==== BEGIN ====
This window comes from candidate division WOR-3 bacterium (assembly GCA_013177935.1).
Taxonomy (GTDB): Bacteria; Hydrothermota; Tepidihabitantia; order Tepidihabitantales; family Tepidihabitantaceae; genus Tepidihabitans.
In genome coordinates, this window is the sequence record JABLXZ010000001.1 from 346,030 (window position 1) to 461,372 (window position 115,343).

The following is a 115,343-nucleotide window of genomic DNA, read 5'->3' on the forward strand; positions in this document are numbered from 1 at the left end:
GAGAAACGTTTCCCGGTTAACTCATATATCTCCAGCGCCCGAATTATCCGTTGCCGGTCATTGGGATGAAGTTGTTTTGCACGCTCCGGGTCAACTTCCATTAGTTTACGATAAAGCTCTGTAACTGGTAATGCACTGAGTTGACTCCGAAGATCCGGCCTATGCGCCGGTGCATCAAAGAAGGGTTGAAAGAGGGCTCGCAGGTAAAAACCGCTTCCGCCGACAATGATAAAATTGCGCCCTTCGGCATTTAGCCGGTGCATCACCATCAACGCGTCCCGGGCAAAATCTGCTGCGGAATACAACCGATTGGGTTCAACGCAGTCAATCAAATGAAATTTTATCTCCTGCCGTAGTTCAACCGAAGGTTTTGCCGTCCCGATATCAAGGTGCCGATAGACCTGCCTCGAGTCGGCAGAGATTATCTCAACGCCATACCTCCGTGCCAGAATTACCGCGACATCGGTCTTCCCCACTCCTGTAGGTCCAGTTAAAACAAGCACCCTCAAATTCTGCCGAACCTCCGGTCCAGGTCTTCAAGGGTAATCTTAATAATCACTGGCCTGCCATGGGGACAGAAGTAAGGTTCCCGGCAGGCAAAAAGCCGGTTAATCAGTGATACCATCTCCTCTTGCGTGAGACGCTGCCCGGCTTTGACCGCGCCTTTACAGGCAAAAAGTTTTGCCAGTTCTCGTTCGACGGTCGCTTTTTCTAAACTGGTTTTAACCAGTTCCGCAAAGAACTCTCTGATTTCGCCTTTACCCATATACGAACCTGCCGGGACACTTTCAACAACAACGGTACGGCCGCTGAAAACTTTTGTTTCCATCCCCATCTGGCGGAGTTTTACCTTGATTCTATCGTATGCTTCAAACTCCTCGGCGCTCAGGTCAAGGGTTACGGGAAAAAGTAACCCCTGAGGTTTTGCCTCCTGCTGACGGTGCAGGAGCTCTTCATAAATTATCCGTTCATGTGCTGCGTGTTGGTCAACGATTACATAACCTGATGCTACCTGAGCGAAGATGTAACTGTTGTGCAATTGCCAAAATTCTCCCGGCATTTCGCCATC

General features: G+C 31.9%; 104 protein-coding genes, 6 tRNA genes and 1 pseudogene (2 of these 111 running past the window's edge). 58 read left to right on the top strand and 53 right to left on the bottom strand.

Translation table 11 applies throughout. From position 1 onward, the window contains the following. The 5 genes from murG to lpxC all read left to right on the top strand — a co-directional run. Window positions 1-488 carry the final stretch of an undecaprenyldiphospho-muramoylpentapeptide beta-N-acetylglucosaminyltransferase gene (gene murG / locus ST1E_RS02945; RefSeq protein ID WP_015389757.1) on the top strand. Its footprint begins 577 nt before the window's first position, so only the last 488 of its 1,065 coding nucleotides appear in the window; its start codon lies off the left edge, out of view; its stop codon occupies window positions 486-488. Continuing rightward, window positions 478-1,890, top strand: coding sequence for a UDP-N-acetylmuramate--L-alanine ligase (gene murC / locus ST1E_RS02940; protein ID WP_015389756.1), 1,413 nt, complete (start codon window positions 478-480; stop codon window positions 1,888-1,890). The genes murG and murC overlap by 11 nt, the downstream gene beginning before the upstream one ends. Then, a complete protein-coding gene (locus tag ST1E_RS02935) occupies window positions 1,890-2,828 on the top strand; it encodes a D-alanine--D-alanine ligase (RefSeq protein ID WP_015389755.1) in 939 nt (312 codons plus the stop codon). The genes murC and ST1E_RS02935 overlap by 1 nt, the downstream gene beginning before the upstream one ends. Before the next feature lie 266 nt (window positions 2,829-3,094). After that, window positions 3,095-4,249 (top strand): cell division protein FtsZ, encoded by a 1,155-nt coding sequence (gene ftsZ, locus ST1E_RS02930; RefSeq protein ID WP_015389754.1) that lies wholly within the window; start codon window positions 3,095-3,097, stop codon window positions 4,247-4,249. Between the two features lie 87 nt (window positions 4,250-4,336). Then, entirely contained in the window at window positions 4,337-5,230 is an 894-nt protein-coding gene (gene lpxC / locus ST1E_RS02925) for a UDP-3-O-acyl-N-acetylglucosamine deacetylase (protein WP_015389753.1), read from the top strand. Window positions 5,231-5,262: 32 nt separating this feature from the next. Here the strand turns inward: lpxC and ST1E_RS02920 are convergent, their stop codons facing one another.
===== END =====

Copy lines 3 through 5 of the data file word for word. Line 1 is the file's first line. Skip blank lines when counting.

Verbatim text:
In genome coordinates, this window is the sequence record JABLXZ010000001.1 from 346,030 (window position 1) to 461,372 (window position 115,343).

The following is a 115,343-nucleotide window of genomic DNA, read 5'->3' on the forward strand; positions in this document are numbered from 1 at the left end:
GAGAAACGTTTCCCGGTTAACTCATATATCTCCAGCGCCCGAATTATCCGTTGCCGGTCATTGGGATGAAGTTGTTTTGCACGCTCCGGGTCAACTTCCATTAGTTTACGATAAAGCTCTGTAACTGGTAATGCACTGAGTTGACTCCGAAGATCCGGCCTATGCGCCGGTGCATCAAAGAAGGGTTGAAAGAGGGCTCGCAGGTAAAAACCGCTTCCGCCGACAATGATAAAATTGCGCCCTTCGGCATTTAGCCGGTGCATCACCATCAACGCGTCCCGGGCAAAATCTGCTGCGGAATACAACCGATTGGGTTCAACGCAGTCAATCAAATGAAATTTTATCTCCTGCCGTAGTTCAACCGAAGGTTTTGCCGTCCCGATATCAAGGTGCCGATAGACCTGCCTCGAGTCGGCAGAGATTATCTCAACGCCATACCTCCGTGCCAGAATTACCGCGACATCGGTCTTCCCCACTCCTGTAGGTCCAGTTAAAACAAGCACCCTCAAATTCTGCCGAACCTCCGGTCCAGGTCTTCAAGGGTAATCTTAATAATCACTGGCCTGCCATGGGGACAGAAGTAAGGTTCCCGGCAGGCAAAAAGCCGGTTAATCAGTGATACCATCTCCTCTTGCGTGAGACGCTGCCCGGCTTTGACCGCGCCTTTACAGGCAAAAAGTTTTGCCAGTTCTCGTTCGACGGTCGCTTTTTCTAAACTGGTTTTAACCAGTTCCGCAAAGAACTCTCTGATTTCGCCTTTACCCATATACGAACCTGCCGGGACACTTTCAACAACAACGGTACGGCCGCTGAAAACTTTTGTTTCCATCCCCATCTGGCGGAGTTTTACCTTGATTCTATCGTATGCTTCAAACTCCTCGGCGCTCAGGTCAAGGGTTACGGGAAAAAGTAACCCCTGAGGTTTTGCCTCCTGCTGACGGTGCAGGAGCTCTTCATAAATTATCCGTTCATGTGCTGCGTGTTGGTCAACGATTACATAACCTGATGCTACCTGAGCGAAGATGTAACTGTTGTGCAATTGCCAAAATTCTCCCGGCATTTCGCCATC